A number is worth more than a thousand pictures: The case of designers’ cynical resistance through quantification
In the wake of a wide-ranging neoliberal impulse to ‘modernize’ organizations, attempts to evaluate, monitor, rank and audit performance in the name of accountability, transparency and efficiency have become common features of organizational life (Dahler-Larsen, 2012; Muller, 2018). The development and implementation of evaluation devices and indicators underpins much of the project of Strategic Management and the orientation known as New Public Management.
Managing the human
HRM research has historically either been focused on the way HRM directly contributes to company profit and short-term organizational goal achievement (so-called Hard HRM), or on how HRM could contribute to creating long-term collaborative regimes (so-called Soft HRM) that develop the quality of working life and the long-term viability of the organization. In other words, HRM practices have traditionally departed from a managerial perspective, which leaves out other stakeholder interests than the management or owners.
'Managing the human' in 21st century organizations: Developing a critical and performative research agenda for HRM-studies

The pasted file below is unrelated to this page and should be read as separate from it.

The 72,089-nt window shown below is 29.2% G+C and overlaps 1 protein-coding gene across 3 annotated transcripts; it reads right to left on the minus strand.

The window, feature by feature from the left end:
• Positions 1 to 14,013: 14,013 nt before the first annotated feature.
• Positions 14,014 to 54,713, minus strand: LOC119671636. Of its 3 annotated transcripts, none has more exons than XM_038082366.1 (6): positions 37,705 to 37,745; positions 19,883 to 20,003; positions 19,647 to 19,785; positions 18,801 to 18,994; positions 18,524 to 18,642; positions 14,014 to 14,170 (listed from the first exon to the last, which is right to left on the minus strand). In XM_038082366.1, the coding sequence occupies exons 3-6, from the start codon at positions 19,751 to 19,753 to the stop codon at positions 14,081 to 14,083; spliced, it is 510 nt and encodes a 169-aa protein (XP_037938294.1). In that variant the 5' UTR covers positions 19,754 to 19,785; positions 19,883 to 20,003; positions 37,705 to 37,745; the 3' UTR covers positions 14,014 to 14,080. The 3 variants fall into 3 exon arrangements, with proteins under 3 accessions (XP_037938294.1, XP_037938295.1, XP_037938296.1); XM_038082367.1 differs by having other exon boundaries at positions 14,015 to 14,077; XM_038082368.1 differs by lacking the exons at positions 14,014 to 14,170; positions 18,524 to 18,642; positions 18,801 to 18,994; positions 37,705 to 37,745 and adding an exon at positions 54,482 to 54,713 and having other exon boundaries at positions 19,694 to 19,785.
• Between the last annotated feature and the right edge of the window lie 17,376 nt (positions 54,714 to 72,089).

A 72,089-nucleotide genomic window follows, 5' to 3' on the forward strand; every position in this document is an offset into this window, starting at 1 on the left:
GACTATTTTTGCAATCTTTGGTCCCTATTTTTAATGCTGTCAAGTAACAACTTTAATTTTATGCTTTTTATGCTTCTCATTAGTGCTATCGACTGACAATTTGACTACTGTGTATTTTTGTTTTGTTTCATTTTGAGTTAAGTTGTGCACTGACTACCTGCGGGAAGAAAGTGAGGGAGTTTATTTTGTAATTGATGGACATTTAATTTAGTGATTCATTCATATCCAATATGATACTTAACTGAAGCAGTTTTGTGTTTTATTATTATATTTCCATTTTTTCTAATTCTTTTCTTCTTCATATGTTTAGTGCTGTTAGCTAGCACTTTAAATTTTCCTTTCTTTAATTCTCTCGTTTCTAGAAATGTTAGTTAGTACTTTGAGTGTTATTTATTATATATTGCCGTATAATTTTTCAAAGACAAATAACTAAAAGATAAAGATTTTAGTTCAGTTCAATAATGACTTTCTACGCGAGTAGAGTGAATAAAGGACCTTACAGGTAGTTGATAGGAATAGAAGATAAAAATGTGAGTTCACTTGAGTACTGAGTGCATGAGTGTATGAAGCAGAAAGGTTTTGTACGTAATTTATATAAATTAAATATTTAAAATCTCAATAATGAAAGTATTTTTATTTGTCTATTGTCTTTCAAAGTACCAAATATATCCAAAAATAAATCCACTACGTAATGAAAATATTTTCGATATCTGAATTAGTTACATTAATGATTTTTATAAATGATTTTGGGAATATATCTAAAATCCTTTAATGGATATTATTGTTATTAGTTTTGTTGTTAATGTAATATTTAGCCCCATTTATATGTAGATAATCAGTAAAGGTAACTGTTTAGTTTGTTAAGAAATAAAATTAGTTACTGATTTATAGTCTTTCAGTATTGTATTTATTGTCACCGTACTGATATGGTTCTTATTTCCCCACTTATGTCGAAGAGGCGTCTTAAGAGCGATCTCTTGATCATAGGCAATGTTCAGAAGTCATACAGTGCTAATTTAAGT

In Alvin Gouldner’s Patterns of Industrial Bureaucracy (Gouldner, 1954) the interaction between workers and management in a gypsum mine is studied following what he saw as an attempt to introduce an efficiency and accountability oriented bureaucratic management. The reason why this classic study is relevant to frame a 21st century special issue on managing the human is the lucid way that Gouldner shows, inspired by Weber and Marx, how the relations between workers and managers develop in unpredictable ways.
Putting theory to work – a.k.a ‘if you don't like academia, why don't you leave?’
Introduction - Humboldt’s rift
The University of Culture, instituted by Humboldt, draws its legitimacy from culture, which names the synthesis of teaching and research, process and product, history and reason, philology and criticism, historical scholarship and aesthetic experience, the institution and the individual. (Readings, 1996: 65)